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Stardate:March 4, 2024
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Structuring the stars/RSS Feed
A sprinkling of faint stars stands in the east a few hours after sunset, to the upper right of Arcturus, the brightest star in that part of the sky. The stars are the main features of Coma Berenices, which represents the golden hair of Queen Berenice II of Egypt.
The two closest and most prominent star clusters are high in the western sky at nightfall. The Hyades looks like a downward-pointing letter V with a bright orange star at one point. The dipper-shaped Pleiades is to the right of the Hyades.
The Moon and the star Antares, the heart of the scorpion, huddle especially close before dawn tomorrow. In fact, from some parts of the eastern United States, there won’t be any separation at all: The Moon will cover the star for a while, hiding it from view.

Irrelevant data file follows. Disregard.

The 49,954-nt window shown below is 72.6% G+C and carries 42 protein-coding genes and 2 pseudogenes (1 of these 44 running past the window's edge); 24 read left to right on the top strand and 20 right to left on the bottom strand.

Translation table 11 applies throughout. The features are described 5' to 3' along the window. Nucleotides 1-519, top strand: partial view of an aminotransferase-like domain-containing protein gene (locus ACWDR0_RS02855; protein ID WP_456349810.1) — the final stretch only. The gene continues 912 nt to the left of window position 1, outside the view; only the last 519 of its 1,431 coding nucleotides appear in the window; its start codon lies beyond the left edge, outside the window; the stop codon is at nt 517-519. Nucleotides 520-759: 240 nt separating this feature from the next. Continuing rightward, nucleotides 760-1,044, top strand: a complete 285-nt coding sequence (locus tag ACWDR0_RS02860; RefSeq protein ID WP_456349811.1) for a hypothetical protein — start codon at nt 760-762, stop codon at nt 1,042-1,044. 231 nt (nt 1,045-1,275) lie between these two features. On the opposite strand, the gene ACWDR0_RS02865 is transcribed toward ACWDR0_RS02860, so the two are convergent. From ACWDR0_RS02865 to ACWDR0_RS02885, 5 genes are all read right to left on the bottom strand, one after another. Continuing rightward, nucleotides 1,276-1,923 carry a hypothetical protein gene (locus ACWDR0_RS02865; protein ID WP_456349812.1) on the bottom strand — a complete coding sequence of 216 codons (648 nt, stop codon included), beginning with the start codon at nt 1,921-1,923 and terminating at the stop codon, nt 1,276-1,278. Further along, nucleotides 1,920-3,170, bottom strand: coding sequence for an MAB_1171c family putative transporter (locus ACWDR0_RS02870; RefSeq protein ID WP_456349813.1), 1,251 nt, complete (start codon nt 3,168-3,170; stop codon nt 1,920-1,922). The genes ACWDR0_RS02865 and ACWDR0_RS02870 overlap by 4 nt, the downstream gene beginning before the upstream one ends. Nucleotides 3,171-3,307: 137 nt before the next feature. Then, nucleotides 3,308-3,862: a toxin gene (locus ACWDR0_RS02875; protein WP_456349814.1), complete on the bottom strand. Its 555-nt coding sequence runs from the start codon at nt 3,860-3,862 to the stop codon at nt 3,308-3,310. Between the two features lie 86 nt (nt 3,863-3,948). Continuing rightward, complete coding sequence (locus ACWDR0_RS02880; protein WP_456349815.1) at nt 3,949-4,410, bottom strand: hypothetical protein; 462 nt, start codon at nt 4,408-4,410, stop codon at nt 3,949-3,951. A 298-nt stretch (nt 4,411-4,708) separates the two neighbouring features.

At the new Moon phase, the Moon is so close to the Sun in the sky that none of the side facing Earth is illuminated (position 1 in illustration). In other words, the Moon is between Earth and Sun. At first quarter, the half-lit Moon is highest in the sky at sunset, then sets about six hours later (3). At full Moon, the Moon is behind Earth in space with respect to the Sun. As the Sun sets, the Moon rises with the side that faces Earth fully exposed to sunlight (5).
Current Issue: March/April 2024
The Great North American Eclipse
by Damond Benningfield
This issue answers all of your questions about the upcoming Great North American Eclipse on April 8th, 2024! This is our guide to one of nature’s most beautiful and astounding events: a total solar eclipse. We’ll also have all the latest astronomy news, a comprehensive two-month stargazing guide for the months of March and April, detailed skycharts, and answers to your astronomy questions from our science guru Merlin.